"I took notice of him right away, and I thought to myself, I hope this guy's not on our plane."
Mike Breadmore knew even before the unruly passenger boarded Monday's Air Canada Flight from Jamaica to Toronto, that something was wrong.
"He was right out of it. You could say he looked like his skin was crawling. He was agitated, he was bouncing around in his seat talking to himself, snapping his head around. He was definitely not right."
About an hour into the four hour flight, Breadmore and his wife Bobbie Lynn Shank, were startled out of their sleep by a loud voice coming from across the aisle, behind them. It was the same passenger Breadmore had been concerned about back at the airport. The flight attendants tried to get the 33 year old passenger to calm down, instead, he became increasingly more boisterous and threatening.
Breadmore said at one point the man grabbed the lever on the emergency exit, yelling "'It only takes one person to bring down a plane and I'll take you all with me."
Realizing the man needed to be restrained, the flight attendants approached Breadmore and a few of the other passengers asking for their help.
"I played a lot of sports, I'm a team player. Your natural instinct is to help out if somebody's in danger. He was agitated with the stewardess, he was aggressive, I don't think there was any opportunity to talk this guy out of his situation."
Without hesitation, Breadmore agreed to help.
"I said that's not a problem, but we need to get these women out of these seats so they're not freaking out while we're trying to take this guy down.He was strung out on something and it took almost six or seven of us to take him down and get him restrained."
A Bell technician, the North Bay resident knew how to use the zip ties he was handed. Eventually the men were able to restrain unruly passenger by tying his arms and legs to the seat. The pilot diverted the flight to Orlando, Florida, where FBI agents and Border Patrol Officers physically removed the aggressive man from the plane. While the FBI continued to investigate, the co-pilot reassured passengers that unlike in the movies, there are more steps involved in removing an exit door, than just lifting the lever.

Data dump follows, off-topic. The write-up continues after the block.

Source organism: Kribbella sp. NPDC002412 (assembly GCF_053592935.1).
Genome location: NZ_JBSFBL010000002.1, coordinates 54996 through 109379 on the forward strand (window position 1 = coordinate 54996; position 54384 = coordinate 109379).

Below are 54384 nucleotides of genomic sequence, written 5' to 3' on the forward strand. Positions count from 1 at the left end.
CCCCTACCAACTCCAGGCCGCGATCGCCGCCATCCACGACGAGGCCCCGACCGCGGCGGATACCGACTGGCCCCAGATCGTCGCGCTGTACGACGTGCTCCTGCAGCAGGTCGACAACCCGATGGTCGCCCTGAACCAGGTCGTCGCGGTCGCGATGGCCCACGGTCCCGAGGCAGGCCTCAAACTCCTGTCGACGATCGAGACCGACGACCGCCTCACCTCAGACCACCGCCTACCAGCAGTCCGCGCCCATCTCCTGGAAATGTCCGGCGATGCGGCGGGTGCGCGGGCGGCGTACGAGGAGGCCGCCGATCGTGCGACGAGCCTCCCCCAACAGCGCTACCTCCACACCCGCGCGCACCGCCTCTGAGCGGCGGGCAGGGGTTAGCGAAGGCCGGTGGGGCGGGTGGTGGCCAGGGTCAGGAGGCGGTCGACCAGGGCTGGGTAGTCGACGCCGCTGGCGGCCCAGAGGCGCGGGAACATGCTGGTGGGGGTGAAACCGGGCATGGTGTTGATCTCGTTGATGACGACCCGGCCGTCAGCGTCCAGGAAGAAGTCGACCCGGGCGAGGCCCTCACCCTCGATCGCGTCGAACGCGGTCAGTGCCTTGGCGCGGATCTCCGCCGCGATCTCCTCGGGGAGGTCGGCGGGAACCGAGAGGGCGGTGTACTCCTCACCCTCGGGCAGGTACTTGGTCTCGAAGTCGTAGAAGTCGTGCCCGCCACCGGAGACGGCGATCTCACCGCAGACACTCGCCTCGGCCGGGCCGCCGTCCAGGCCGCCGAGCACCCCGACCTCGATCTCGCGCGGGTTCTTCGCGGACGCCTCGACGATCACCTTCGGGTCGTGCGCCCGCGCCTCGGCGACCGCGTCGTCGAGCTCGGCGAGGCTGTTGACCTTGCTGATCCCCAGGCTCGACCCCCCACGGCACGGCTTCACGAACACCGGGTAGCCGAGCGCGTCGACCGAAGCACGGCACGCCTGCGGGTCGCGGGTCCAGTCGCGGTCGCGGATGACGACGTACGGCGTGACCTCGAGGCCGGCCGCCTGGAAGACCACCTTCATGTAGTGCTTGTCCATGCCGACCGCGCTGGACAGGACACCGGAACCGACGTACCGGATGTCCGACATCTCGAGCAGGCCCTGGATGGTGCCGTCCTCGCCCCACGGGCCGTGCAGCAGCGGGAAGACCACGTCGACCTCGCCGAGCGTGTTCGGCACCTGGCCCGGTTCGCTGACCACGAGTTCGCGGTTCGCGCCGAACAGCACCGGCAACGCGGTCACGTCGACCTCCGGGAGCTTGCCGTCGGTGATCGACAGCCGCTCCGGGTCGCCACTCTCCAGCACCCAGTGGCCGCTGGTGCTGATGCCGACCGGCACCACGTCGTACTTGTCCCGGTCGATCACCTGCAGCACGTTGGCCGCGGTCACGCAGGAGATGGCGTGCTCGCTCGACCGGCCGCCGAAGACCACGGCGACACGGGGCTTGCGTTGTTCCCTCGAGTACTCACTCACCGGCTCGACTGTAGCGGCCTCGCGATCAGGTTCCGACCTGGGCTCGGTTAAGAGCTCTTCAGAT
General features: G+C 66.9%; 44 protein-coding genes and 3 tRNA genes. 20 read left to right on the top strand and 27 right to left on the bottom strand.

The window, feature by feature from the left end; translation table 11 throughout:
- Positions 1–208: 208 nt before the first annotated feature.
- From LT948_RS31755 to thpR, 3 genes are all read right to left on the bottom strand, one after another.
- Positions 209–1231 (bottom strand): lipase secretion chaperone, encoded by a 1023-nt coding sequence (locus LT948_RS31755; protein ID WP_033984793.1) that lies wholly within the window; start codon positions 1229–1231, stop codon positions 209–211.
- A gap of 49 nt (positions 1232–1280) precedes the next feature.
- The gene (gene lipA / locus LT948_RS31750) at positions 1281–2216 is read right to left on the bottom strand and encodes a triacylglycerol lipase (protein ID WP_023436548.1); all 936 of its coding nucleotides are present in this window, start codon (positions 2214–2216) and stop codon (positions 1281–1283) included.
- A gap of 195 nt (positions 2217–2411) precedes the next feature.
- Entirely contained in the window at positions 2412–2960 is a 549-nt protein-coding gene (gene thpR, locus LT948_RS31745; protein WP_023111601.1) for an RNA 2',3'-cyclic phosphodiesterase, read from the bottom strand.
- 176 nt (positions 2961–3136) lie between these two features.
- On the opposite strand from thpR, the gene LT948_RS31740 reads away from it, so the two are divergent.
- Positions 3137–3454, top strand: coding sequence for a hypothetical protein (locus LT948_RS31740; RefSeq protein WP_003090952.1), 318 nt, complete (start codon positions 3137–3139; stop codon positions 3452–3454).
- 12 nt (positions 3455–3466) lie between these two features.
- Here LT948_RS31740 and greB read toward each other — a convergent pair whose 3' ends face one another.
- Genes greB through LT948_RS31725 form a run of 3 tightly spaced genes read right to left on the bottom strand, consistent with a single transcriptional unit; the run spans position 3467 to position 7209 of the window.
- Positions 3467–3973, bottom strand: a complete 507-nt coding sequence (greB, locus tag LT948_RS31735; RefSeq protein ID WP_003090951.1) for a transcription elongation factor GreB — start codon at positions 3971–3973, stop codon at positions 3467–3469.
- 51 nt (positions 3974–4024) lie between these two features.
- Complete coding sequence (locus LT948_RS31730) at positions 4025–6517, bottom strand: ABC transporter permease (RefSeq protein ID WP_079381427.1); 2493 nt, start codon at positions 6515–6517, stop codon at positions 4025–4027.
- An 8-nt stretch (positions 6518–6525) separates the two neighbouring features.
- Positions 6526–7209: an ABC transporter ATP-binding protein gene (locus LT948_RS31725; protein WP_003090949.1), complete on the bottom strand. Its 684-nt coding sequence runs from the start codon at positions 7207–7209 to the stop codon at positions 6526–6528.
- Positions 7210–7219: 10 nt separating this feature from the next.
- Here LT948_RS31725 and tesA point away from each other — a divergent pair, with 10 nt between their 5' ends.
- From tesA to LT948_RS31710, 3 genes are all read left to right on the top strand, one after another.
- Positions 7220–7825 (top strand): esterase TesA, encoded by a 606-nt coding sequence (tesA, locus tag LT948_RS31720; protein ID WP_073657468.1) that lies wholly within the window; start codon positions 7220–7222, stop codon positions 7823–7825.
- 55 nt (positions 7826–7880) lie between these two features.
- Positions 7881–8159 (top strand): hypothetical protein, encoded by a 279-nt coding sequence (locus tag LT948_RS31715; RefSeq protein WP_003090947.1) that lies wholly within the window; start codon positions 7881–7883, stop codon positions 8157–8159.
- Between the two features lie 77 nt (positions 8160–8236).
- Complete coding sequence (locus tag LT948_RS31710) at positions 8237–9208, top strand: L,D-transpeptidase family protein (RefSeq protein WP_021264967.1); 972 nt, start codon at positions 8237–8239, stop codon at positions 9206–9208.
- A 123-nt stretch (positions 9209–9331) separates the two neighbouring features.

In his opinion, Breadmore said the man was in a "crazy enough state" that he should never have been allowed to board the plane back in Jamaica.
Breadmore described the ordeal as a "high tension situation, not knowing what the man was capable of doing." He said his wife, who isn't easily rattled, was terrified along with the other passengers.
"I was trying to stay calm, I wasn't in a good place either thinking of what the possibilities were, but you do what you can to keep it together and hopefully, things turn out for the best, which they did. So I'm pretty happy for that."
Breadmore gives the flight attendants full marks for how they handled the situation.
"Those three flight attendants, I give 100% props to. The one lady spoke to him face-to-face while he held a hot pot of coffee at her. She spoke to him in a calm, authoritative manner as best as she could. I give them credit 100%. They did a great job."
The couple is thankful their four children were not on vacation with them.
"It's pretty scary stuff, I've never encountered anything remotely close to this before. As far as flying again? Yeah, I'll do it. I enjoy my vacations, I enjoy getting away but if I had my family with me that would have been a whole other level of terror."